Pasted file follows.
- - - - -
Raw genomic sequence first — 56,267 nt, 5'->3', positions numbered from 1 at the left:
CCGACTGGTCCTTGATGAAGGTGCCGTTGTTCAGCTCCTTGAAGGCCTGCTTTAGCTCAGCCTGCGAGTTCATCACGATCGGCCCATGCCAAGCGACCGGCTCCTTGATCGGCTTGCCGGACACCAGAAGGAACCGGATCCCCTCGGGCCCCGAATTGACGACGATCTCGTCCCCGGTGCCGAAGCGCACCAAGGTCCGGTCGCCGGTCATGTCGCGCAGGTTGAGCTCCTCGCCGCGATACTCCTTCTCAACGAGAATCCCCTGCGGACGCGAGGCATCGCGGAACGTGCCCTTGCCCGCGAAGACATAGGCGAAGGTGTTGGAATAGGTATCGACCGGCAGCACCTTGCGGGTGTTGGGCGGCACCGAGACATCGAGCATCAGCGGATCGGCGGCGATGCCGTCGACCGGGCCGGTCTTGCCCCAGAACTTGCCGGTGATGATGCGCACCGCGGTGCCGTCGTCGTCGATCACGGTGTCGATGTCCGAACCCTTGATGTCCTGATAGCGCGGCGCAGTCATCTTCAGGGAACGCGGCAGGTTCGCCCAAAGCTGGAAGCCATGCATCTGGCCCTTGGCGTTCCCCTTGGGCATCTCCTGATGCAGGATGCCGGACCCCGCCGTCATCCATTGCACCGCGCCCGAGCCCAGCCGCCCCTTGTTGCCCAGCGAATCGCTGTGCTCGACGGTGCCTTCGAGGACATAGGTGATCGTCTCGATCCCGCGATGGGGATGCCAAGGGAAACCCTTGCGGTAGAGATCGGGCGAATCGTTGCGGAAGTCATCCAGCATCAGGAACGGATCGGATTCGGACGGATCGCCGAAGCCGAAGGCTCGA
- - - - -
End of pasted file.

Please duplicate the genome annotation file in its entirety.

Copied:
Raw genomic sequence first — 56,267 nt, 5'->3', positions numbered from 1 at the left:
CCGACTGGTCCTTGATGAAGGTGCCGTTGTTCAGCTCCTTGAAGGCCTGCTTTAGCTCAGCCTGCGAGTTCATCACGATCGGCCCATGCCAAGCGACCGGCTCCTTGATCGGCTTGCCGGACACCAGAAGGAACCGGATCCCCTCGGGCCCCGAATTGACGACGATCTCGTCCCCGGTGCCGAAGCGCACCAAGGTCCGGTCGCCGGTCATGTCGCGCAGGTTGAGCTCCTCGCCGCGATACTCCTTCTCAACGAGAATCCCCTGCGGACGCGAGGCATCGCGGAACGTGCCCTTGCCCGCGAAGACATAGGCGAAGGTGTTGGAATAGGTATCGACCGGCAGCACCTTGCGGGTGTTGGGCGGCACCGAGACATCGAGCATCAGCGGATCGGCGGCGATGCCGTCGACCGGGCCGGTCTTGCCCCAGAACTTGCCGGTGATGATGCGCACCGCGGTGCCGTCGTCGTCGATCACGGTGTCGATGTCCGAACCCTTGATGTCCTGATAGCGCGGCGCAGTCATCTTCAGGGAACGCGGCAGGTTCGCCCAAAGCTGGAAGCCATGCATCTGGCCCTTGGCGTTCCCCTTGGGCATCTCCTGATGCAGGATGCCGGACCCCGCCGTCATCCATTGCACCGCGCCCGAGCCCAGCCGCCCCTTGTTGCCCAGCGAATCGCTGTGCTCGACGGTGCCTTCGAGGACATAGGTGATCGTCTCGATCCCGCGATGGGGATGCCAAGGGAAACCCTTGCGGTAGAGATCGGGCGAATCGTTGCGGAAGTCATCCAGCATCAGGAACGGATCGGATTCGGACGGATCGCCGAAGCCGAAGGCTCGA